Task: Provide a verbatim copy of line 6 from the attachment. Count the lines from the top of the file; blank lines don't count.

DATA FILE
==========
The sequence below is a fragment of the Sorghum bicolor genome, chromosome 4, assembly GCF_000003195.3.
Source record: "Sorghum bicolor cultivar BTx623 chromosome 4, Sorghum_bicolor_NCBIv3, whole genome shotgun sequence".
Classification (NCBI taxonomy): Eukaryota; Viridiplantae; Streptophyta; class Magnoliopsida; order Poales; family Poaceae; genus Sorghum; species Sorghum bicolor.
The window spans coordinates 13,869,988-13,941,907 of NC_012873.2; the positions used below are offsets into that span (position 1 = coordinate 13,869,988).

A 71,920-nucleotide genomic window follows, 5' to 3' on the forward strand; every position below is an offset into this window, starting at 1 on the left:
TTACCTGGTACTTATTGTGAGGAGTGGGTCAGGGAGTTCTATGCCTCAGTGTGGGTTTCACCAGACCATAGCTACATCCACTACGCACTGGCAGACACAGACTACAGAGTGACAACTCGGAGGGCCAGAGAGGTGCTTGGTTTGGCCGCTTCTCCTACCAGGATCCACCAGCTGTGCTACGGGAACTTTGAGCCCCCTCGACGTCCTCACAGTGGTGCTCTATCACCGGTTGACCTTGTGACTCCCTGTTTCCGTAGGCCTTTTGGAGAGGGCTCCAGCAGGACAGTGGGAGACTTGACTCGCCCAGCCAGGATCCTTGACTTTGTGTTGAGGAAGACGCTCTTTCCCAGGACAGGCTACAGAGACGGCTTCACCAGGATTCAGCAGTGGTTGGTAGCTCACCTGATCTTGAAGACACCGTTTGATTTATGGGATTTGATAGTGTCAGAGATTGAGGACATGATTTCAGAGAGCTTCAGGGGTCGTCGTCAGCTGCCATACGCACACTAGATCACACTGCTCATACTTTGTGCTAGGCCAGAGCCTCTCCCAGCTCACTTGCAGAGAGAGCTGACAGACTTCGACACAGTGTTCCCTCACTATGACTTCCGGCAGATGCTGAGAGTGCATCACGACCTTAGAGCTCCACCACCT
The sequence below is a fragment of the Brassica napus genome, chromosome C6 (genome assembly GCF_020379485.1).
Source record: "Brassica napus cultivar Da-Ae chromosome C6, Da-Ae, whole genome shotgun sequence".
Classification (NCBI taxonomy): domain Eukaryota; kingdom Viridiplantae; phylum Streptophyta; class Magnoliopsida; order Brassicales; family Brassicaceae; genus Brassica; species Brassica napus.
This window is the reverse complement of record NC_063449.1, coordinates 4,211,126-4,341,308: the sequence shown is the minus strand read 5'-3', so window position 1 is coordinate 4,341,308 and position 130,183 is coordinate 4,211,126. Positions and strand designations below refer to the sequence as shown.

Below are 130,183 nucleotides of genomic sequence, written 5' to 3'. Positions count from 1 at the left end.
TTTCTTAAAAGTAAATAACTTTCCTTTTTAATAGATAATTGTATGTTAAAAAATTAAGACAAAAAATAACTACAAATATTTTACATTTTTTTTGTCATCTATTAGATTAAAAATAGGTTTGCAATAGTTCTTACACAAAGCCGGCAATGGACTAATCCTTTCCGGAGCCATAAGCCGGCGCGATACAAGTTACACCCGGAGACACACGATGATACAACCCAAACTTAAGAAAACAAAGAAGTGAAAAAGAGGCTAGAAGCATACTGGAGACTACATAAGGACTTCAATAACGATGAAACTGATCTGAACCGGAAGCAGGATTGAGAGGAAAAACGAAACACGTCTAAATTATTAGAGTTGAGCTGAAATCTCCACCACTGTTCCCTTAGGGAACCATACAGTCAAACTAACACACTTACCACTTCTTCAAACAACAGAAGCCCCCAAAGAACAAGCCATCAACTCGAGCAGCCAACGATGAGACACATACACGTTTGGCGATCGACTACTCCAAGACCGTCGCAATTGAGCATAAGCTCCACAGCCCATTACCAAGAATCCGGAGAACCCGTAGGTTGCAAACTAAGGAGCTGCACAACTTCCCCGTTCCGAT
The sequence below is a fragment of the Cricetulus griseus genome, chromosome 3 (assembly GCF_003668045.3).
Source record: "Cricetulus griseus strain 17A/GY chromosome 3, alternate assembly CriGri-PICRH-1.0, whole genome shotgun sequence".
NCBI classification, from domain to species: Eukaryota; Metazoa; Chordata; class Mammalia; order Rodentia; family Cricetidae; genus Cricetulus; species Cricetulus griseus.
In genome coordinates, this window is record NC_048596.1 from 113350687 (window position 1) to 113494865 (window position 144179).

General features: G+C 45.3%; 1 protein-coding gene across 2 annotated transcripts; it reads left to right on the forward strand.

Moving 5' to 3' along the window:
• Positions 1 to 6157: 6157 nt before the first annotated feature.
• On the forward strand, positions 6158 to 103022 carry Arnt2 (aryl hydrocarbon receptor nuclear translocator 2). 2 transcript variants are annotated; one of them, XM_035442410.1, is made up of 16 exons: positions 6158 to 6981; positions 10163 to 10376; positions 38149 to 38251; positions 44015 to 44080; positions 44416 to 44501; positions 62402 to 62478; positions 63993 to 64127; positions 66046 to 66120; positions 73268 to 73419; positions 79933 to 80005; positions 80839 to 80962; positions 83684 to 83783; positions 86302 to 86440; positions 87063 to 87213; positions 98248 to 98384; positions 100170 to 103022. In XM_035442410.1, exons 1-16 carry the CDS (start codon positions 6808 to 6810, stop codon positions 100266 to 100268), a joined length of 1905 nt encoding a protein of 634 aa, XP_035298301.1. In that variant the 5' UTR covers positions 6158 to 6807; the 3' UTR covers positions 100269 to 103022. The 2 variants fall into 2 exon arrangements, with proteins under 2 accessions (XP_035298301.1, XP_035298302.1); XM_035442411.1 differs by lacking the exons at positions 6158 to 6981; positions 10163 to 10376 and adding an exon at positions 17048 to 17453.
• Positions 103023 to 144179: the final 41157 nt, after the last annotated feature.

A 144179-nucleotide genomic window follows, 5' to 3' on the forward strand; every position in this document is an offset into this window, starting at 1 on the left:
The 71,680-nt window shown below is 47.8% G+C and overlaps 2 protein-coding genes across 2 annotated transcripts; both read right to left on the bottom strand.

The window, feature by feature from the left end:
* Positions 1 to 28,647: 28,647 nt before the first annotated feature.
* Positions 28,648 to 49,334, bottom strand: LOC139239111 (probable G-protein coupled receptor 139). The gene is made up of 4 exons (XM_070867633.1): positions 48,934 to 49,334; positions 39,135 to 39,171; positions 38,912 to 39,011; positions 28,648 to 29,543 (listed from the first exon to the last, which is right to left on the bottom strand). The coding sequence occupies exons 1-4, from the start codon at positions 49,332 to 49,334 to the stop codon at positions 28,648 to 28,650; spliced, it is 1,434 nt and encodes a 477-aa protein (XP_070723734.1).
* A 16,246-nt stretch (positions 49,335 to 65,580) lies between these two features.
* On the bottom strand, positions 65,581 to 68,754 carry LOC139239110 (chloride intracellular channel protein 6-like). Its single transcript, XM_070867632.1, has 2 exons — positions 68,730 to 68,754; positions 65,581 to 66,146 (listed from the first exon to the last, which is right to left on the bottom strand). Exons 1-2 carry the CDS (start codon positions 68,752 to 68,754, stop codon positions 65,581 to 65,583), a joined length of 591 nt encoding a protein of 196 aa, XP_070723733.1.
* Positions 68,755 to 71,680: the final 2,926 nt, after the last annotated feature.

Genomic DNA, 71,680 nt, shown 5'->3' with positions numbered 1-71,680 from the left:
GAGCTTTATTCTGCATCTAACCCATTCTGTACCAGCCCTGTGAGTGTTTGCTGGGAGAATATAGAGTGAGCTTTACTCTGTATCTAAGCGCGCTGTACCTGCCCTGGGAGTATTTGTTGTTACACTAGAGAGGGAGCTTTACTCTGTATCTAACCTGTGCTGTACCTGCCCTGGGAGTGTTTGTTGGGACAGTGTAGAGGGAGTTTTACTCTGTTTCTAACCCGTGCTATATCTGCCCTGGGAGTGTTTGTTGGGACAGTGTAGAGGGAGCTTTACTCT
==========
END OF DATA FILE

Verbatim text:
TTACCTGGTACTTATTGTGAGGAGTGGGTCAGGGAGTTCTATGCCTCAGTGTGGGTTTCACCAGACCATAGCTACATCCACTACGCACTGGCAGACACAGACTACAGAGTGACAACTCGGAGGGCCAGAGAGGTGCTTGGTTTGGCCGCTTCTCCTACCAGGATCCACCAGCTGTGCTACGGGAACTTTGAGCCCCCTCGACGTCCTCACAGTGGTGCTCTATCACCGGTTGACCTTGTGACTCCCTGTTTCCGTAGGCCTTTTGGAGAGGGCTCCAGCAGGACAGTGGGAGACTTGACTCGCCCAGCCAGGATCCTTGACTTTGTGTTGAGGAAGACGCTCTTTCCCAGGACAGGCTACAGAGACGGCTTCACCAGGATTCAGCAGTGGTTGGTAGCTCACCTGATCTTGAAGACACCGTTTGATTTATGGGATTTGATAGTGTCAGAGATTGAGGACATGATTTCAGAGAGCTTCAGGGGTCGTCGTCAGCTGCCATACGCACACTAGATCACACTGCTCATACTTTGTGCTAGGCCAGAGCCTCTCCCAGCTCACTTGCAGAGAGAGCTGACAGACTTCGACACAGTGTTCCCTCACTATGACTTCCGGCAGATGCTGAGAGTGCATCACGACCTTAGAGCTCCACCACCT